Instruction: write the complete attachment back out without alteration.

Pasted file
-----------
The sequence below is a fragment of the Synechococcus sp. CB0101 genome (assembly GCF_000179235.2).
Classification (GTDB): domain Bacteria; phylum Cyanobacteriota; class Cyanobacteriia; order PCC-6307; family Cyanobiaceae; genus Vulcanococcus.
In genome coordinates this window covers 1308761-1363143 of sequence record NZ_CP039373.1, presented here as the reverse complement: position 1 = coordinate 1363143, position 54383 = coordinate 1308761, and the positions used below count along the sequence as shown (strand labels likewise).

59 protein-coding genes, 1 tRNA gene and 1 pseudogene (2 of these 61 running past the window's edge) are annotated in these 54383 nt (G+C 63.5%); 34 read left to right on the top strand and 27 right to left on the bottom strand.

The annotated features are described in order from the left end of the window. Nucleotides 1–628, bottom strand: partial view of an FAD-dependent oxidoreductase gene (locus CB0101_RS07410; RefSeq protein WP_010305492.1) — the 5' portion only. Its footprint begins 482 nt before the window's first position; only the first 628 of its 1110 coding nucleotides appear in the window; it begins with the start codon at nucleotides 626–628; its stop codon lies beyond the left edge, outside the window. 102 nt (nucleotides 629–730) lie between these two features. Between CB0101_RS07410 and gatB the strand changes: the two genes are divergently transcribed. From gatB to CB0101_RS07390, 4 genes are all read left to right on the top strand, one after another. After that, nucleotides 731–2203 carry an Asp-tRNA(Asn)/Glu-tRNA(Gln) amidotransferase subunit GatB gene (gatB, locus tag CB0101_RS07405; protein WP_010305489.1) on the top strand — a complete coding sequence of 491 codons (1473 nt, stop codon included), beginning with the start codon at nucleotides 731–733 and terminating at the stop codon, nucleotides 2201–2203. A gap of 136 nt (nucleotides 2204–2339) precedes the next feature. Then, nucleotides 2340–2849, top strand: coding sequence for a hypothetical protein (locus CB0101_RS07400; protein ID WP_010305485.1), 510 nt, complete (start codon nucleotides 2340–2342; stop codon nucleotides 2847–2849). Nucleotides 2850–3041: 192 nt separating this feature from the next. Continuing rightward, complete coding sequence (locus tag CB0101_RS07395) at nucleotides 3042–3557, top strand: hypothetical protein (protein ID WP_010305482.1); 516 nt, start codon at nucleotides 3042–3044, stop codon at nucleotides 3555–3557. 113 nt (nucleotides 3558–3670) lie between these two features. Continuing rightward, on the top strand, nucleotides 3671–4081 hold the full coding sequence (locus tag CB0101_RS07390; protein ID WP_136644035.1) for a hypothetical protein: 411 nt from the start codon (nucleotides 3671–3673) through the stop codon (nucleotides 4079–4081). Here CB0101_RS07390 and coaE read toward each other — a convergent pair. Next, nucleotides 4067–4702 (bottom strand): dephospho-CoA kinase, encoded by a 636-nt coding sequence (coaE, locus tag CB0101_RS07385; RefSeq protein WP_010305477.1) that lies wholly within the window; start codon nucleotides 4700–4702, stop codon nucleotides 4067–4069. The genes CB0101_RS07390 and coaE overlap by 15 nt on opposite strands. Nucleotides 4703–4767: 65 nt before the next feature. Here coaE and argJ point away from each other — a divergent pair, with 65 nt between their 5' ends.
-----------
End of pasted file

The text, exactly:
The sequence below is a fragment of the Synechococcus sp. CB0101 genome (assembly GCF_000179235.2).
Classification (GTDB): domain Bacteria; phylum Cyanobacteriota; class Cyanobacteriia; order PCC-6307; family Cyanobiaceae; genus Vulcanococcus.
In genome coordinates this window covers 1308761-1363143 of sequence record NZ_CP039373.1, presented here as the reverse complement: position 1 = coordinate 1363143, position 54383 = coordinate 1308761, and the positions used below count along the sequence as shown (strand labels likewise).

59 protein-coding genes, 1 tRNA gene and 1 pseudogene (2 of these 61 running past the window's edge) are annotated in these 54383 nt (G+C 63.5%); 34 read left to right on the top strand and 27 right to left on the bottom strand.

The annotated features are described in order from the left end of the window. Nucleotides 1–628, bottom strand: partial view of an FAD-dependent oxidoreductase gene (locus CB0101_RS07410; RefSeq protein WP_010305492.1) — the 5' portion only. Its footprint begins 482 nt before the window's first position; only the first 628 of its 1110 coding nucleotides appear in the window; it begins with the start codon at nucleotides 626–628; its stop codon lies beyond the left edge, outside the window. 102 nt (nucleotides 629–730) lie between these two features. Between CB0101_RS07410 and gatB the strand changes: the two genes are divergently transcribed. From gatB to CB0101_RS07390, 4 genes are all read left to right on the top strand, one after another. After that, nucleotides 731–2203 carry an Asp-tRNA(Asn)/Glu-tRNA(Gln) amidotransferase subunit GatB gene (gatB, locus tag CB0101_RS07405; protein WP_010305489.1) on the top strand — a complete coding sequence of 491 codons (1473 nt, stop codon included), beginning with the start codon at nucleotides 731–733 and terminating at the stop codon, nucleotides 2201–2203. A gap of 136 nt (nucleotides 2204–2339) precedes the next feature. Then, nucleotides 2340–2849, top strand: coding sequence for a hypothetical protein (locus CB0101_RS07400; protein ID WP_010305485.1), 510 nt, complete (start codon nucleotides 2340–2342; stop codon nucleotides 2847–2849). Nucleotides 2850–3041: 192 nt separating this feature from the next. Continuing rightward, complete coding sequence (locus tag CB0101_RS07395) at nucleotides 3042–3557, top strand: hypothetical protein (protein ID WP_010305482.1); 516 nt, start codon at nucleotides 3042–3044, stop codon at nucleotides 3555–3557. 113 nt (nucleotides 3558–3670) lie between these two features. Continuing rightward, on the top strand, nucleotides 3671–4081 hold the full coding sequence (locus tag CB0101_RS07390; protein ID WP_136644035.1) for a hypothetical protein: 411 nt from the start codon (nucleotides 3671–3673) through the stop codon (nucleotides 4079–4081). Here CB0101_RS07390 and coaE read toward each other — a convergent pair. Next, nucleotides 4067–4702 (bottom strand): dephospho-CoA kinase, encoded by a 636-nt coding sequence (coaE, locus tag CB0101_RS07385; RefSeq protein WP_010305477.1) that lies wholly within the window; start codon nucleotides 4700–4702, stop codon nucleotides 4067–4069. The genes CB0101_RS07390 and coaE overlap by 15 nt on opposite strands. Nucleotides 4703–4767: 65 nt before the next feature. Here coaE and argJ point away from each other — a divergent pair, with 65 nt between their 5' ends.